Regretfully, 1 in 3 people in Ireland will develop cancer during their lifetime. An average of 30,000 new cases of cancer are diagnosed each year with the 5 most common cancers being non-melanoma skin cancer, prostate cancer, breast cancer, bowel cancer and lung cancer.
Cancer accounts for over ¼ of the annual death toll and is the second most common cause of death in Ireland. Recent figures have shown that over 8000 people died from cancer in 2009.
Cancer survival rates are increasing with a very high percentage surviving the disease.
Regretfully, mistakes continue to be made by medical staff. These can include delayed diagnosis, misdiagnosis or surgical errors.
Delayed diagnosis or Misdiagnosis
In many cases patients receive a delayed diagnosis of breast cancer. Some of the most common involved-
- Failure by GP’s to refer patients for tests when they present at their surgeries with symptoms such as a lump in their breast or underarm.
- Insufficient tests being carried out when a lump is found. For example a negative mammogram should be followed up with a scan.
- Needle aspiration or biopsy as there is a risk of a false negative result from a mammogram particularly in an older lady.
- Test results being read incorrectly and a negative result being given instead of a positive one. In this case, failure to correctly diagnose can mean that the cancer is allowed to grow untreated. The opportunity to treat the cancer can be lost completely and this can lead to a reduced life expectancy or death. People who suffer misdiagnosis can sue for damages for the loss of a chance of survival.
How long before a misdiagnosis starts to cause adverse effects?
The minimum period of delay which can be stated to cause an adverse outcome will vary depending on the type of cancer and how aggressive the tumour is. However, it is likely to be months rather than weeks from the date that the Doctor should have made the diagnosis or suspected the diagnosis and referred you to someone more expert for an opinion. The test for getting for compensation is what, on the balance of probability, would have been done differently with an earlier diagnosis, and whether that earlier treatment should have made a difference to the outcome.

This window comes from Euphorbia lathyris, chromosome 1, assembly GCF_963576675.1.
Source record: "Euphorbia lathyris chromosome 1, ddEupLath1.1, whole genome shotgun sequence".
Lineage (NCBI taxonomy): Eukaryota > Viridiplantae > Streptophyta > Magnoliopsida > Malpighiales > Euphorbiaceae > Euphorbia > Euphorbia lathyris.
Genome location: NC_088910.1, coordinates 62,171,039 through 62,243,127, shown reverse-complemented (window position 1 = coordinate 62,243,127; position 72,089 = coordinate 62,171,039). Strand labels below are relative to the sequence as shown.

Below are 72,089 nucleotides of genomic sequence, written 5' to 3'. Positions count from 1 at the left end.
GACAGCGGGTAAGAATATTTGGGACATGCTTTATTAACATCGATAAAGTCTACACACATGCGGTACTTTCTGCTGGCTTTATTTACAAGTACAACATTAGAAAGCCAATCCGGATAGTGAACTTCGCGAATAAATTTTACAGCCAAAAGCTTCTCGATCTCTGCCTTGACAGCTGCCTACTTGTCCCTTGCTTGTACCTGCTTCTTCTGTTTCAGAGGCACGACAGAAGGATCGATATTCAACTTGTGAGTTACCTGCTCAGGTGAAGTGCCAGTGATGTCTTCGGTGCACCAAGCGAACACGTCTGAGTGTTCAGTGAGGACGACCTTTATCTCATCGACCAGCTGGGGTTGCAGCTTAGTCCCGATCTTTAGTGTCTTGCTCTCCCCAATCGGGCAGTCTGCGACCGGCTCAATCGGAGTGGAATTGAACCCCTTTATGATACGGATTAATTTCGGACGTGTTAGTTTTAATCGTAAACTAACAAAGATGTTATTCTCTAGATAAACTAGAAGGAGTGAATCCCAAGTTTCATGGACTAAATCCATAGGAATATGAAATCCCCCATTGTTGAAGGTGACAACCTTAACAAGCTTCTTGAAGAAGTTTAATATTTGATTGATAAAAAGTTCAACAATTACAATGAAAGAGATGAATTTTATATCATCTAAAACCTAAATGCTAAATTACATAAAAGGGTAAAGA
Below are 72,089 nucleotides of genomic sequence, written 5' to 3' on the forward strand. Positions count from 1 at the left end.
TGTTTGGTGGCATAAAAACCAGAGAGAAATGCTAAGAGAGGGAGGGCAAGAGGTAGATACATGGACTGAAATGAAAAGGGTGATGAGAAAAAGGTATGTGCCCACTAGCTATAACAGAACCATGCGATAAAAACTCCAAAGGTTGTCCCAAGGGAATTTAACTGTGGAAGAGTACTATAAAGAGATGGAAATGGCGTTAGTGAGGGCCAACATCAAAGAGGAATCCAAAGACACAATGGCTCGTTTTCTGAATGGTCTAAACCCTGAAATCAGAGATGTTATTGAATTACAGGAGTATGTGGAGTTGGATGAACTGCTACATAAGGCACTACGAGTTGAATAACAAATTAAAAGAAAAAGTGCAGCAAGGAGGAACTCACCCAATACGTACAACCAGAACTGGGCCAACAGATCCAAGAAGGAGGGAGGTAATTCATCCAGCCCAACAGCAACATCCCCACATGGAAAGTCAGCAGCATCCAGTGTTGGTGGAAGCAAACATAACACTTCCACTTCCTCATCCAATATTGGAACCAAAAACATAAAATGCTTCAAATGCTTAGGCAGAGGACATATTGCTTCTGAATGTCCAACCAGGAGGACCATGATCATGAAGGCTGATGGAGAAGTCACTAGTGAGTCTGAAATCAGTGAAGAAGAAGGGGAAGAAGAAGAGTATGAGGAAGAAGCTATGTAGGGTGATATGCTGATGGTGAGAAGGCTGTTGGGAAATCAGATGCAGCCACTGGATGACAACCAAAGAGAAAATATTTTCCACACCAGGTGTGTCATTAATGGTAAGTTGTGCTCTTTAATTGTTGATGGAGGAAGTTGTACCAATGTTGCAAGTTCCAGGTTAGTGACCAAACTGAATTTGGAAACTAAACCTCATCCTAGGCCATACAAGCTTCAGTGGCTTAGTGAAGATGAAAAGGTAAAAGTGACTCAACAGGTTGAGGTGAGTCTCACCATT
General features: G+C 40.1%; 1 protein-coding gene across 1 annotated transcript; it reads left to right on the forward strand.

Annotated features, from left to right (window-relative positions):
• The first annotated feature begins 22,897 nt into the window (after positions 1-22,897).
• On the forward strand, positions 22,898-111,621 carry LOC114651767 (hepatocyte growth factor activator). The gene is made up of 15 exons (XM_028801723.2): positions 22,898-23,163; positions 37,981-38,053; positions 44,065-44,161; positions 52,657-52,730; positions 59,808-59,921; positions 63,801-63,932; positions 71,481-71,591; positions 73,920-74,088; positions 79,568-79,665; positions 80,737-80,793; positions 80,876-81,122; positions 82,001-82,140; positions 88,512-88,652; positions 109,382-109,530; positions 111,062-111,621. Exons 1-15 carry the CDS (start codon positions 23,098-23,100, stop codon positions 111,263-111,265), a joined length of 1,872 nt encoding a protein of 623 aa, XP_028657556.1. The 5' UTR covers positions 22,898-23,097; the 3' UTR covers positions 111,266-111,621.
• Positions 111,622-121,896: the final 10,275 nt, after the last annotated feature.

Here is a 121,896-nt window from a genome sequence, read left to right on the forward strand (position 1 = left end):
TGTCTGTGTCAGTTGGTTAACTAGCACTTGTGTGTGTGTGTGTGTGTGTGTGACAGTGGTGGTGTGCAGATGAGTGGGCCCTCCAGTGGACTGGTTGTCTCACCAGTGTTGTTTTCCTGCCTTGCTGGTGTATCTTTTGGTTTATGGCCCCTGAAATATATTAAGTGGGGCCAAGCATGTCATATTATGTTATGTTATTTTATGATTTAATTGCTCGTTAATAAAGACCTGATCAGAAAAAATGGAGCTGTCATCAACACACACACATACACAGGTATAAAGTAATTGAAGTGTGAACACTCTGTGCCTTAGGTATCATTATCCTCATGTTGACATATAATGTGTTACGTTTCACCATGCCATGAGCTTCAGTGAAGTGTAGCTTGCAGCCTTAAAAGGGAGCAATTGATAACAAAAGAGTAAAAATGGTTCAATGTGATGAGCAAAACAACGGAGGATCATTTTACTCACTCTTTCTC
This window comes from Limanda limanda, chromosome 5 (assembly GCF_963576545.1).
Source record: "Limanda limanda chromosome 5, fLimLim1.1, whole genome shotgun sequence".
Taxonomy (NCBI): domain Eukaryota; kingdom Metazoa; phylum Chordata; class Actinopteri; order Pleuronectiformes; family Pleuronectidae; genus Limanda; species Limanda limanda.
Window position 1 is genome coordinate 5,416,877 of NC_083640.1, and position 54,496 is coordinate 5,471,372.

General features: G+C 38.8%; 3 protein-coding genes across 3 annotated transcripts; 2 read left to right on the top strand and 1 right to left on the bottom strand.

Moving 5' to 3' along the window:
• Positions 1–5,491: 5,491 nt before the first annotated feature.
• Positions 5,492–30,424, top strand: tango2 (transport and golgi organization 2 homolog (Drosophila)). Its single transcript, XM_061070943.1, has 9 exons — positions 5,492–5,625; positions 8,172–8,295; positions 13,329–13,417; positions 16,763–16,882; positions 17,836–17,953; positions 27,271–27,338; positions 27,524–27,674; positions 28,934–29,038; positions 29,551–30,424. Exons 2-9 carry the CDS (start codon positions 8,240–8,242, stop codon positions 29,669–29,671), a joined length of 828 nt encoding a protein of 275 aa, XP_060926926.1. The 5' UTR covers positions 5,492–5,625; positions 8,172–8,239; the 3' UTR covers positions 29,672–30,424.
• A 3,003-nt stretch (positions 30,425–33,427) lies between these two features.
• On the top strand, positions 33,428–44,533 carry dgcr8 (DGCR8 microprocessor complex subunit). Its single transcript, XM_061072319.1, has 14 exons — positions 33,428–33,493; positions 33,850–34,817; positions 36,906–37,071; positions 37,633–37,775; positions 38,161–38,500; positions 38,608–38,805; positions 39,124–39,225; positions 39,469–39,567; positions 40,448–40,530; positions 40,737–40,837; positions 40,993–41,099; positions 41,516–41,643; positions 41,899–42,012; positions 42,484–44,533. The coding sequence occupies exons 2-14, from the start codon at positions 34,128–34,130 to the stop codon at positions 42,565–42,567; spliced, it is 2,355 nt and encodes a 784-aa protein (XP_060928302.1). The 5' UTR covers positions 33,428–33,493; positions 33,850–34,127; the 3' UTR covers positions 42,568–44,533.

Breast cancer is the most common type of cancer found in women. Most diagnoses are in women over 50. However, it can effect much younger women and sadly this is where a number of cases involving misdiagnosis can occur.
Breast cancer can either be invasive or non-invasive. If the cancers have a non-invasive type an earlier diagnosis can also allow an operation to remove the cancer to take place. Clearly, early diagnosis gives a much better chance of survival. If the cancer is invasive it is known as invasive ductal carcinoma. The cancer cells are found in the ducts in the breast tissue. These cells can then spread to other parts of the body.
If you discover changes in your breast or a lump you should be referred to a specialist unit for further tests by your GP and a biopsy would then be necessary. If a biopsy has not been offered where you have reported changes to your breast and where bleeding has also incurred but no further follow up appointments have been given your GP may have acted negligently.
Your test results will have to be correctly interpreted and failure to do so can lead to an incorrect/inadequate diagnosis or inadequate treatment being given.
If any of these issues effect you and you wish to speak with Liam Moloney Solicitor in the strictest of confidence please contact him today at 045-898 000 for a discussion.
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